Customer Cultivation

Digital can enable use cases to optimize the management of an existing customer relationship, i.e. the so-called customer cultivation by:

  • Transforming the business to a customer-centric business: empower employees with a single customer view (i.e. 360° holistic view of the customer), providing a broad, centralized view of the customer information, a full view of the history of inquiries and transactions (regardless of the interaction channel) and insights on the customer’s family, business and bank employee relationships. These insights allow to have more focused and in-depth interactions with the customer.
  • Identifying high-value and most profitable customers: identifying those customers allows to provide a premium service to these relationships, i.e. offer more attractive products and services, provide attractive pricing or get insights on how they behave, how they best should be reached and what motivates them to buy more.
  • Enhancing the loyalty of existing customers through:
    • Targeted next-best-offers
    • Loyalty programs, e.g. based on card usage habits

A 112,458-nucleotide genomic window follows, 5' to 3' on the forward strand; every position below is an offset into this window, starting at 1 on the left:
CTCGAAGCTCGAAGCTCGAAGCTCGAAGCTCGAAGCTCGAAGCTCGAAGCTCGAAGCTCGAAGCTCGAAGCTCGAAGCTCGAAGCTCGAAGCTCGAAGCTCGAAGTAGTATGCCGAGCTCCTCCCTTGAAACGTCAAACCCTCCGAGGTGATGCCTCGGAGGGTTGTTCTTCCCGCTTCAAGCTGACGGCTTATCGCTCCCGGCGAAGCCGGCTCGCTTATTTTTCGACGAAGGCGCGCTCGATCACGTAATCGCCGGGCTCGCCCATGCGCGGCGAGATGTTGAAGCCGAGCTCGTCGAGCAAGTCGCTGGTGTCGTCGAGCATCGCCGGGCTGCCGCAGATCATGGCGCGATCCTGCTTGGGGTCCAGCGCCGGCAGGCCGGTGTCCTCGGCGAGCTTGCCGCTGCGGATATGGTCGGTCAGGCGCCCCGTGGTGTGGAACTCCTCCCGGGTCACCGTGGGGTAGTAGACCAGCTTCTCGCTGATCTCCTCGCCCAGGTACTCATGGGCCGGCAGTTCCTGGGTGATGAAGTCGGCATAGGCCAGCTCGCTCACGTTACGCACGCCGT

• Partnerships with retailers to send discount offers to cardholders, who use their card near the retailer’s stores
  • Retention management: detect customers with high risk of leaving (indicators can be e.g. cancellation of automatic payments, customer complaints in call center calls or on social media…) and provide retention offers to these customers.
  • Adaptive channel interactions: based on the data of current and past customer behavior, it is possible to predict future customer trends and what their most likely next action will be. Front-end portals could use this information to show dynamic buttons/menu items (i.e. dynamic screen adaptation), which put these next actions forward.